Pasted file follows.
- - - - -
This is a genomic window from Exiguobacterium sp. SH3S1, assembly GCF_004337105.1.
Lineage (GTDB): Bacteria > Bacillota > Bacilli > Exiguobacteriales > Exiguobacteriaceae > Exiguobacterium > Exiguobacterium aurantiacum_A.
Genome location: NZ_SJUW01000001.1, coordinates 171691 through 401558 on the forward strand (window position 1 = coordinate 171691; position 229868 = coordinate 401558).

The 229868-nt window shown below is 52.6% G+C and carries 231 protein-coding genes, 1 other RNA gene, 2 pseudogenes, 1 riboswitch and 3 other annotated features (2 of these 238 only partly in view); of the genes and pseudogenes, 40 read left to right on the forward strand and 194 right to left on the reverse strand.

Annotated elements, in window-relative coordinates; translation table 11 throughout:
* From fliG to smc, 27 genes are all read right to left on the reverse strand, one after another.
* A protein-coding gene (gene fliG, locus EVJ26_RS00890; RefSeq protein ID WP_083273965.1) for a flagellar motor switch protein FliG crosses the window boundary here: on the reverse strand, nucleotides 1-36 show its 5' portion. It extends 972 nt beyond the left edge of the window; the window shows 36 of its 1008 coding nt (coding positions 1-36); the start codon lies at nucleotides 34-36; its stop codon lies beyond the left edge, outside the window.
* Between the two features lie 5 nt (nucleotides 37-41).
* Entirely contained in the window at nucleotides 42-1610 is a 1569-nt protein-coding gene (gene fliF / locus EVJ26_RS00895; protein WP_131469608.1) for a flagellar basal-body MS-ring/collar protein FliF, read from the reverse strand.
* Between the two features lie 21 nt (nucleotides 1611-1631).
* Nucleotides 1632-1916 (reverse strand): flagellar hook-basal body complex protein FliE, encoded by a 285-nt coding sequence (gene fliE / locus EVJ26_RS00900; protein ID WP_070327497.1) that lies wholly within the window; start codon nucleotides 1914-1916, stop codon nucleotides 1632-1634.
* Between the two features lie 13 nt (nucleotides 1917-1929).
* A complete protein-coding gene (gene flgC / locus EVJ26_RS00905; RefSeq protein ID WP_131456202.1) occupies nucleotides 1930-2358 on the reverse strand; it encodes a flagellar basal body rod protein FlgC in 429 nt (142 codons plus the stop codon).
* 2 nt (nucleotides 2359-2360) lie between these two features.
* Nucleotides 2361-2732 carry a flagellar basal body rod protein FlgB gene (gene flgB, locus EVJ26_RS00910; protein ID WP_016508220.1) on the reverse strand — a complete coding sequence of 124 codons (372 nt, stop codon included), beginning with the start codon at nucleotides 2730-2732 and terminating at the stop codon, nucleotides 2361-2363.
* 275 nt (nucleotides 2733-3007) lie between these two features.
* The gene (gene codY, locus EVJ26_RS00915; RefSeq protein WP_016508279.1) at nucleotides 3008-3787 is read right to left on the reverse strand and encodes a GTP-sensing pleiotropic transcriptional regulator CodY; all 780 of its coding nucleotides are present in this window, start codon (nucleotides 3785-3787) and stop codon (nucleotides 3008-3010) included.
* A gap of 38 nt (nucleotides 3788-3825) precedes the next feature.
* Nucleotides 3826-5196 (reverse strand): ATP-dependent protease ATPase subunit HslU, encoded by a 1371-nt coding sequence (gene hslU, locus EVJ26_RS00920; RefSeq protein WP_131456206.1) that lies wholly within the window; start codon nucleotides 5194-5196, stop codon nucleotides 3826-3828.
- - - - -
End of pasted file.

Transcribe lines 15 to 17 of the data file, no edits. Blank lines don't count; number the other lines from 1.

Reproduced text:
* Nucleotides 2361-2732 carry a flagellar basal body rod protein FlgB gene (gene flgB, locus EVJ26_RS00910; protein ID WP_016508220.1) on the reverse strand — a complete coding sequence of 124 codons (372 nt, stop codon included), beginning with the start codon at nucleotides 2730-2732 and terminating at the stop codon, nucleotides 2361-2363.
* 275 nt (nucleotides 2733-3007) lie between these two features.
* The gene (gene codY, locus EVJ26_RS00915; RefSeq protein WP_016508279.1) at nucleotides 3008-3787 is read right to left on the reverse strand and encodes a GTP-sensing pleiotropic transcriptional regulator CodY; all 780 of its coding nucleotides are present in this window, start codon (nucleotides 3785-3787) and stop codon (nucleotides 3008-3010) included.